I've seen other unschooling moms describe this as their child "collecting words," which is what she seems to be doing. It takes these kids longer to learn, because they need to be exposed to enough words over enough years to memorize or "collect" enough to read a book. But once they get to that point, they excel. Of course, they eventually pick up some phonics in the process, but they will mostly be sight-readers their whole lives.
However she eventually masters it, the way she was playing with words the other night solidified for me once again why we are doing things the way we are doing them. We spent a long time sounding out words, working together and playing with words, and she was having fun the whole time.
It would be so, SO easy to ruin her love of learning by pushing her to read. There is no guarantee that any method we used would have her reading any earlier than she is, but I can just about guarantee that the stress, tears, and frustration caused by pushing, cajoling, or bribing would leave her hating reading all together.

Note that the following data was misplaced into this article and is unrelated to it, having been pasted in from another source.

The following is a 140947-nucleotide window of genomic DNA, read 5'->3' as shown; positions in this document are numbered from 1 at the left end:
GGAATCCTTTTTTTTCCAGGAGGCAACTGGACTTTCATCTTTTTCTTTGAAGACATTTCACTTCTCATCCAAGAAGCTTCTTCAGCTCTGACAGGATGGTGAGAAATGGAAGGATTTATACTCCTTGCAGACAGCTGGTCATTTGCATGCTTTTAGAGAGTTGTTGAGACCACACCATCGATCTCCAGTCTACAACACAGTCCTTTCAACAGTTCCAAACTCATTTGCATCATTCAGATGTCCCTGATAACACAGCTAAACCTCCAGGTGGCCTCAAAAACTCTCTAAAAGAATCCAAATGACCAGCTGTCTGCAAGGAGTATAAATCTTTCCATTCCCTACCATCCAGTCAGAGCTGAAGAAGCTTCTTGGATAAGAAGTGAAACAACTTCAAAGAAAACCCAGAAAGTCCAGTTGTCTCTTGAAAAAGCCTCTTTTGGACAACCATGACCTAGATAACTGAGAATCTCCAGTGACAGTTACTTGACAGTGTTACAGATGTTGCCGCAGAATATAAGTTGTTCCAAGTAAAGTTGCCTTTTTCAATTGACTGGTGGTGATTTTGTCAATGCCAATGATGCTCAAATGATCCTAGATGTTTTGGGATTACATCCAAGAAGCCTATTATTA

Instead, she has the freedom to pick it up and set it down. Play with words when it suits her, and then let them lie while her mind mulls over other things. Connect the dots in her own way and add to her word collection at her own pace.
Freak out over. Confidence returned.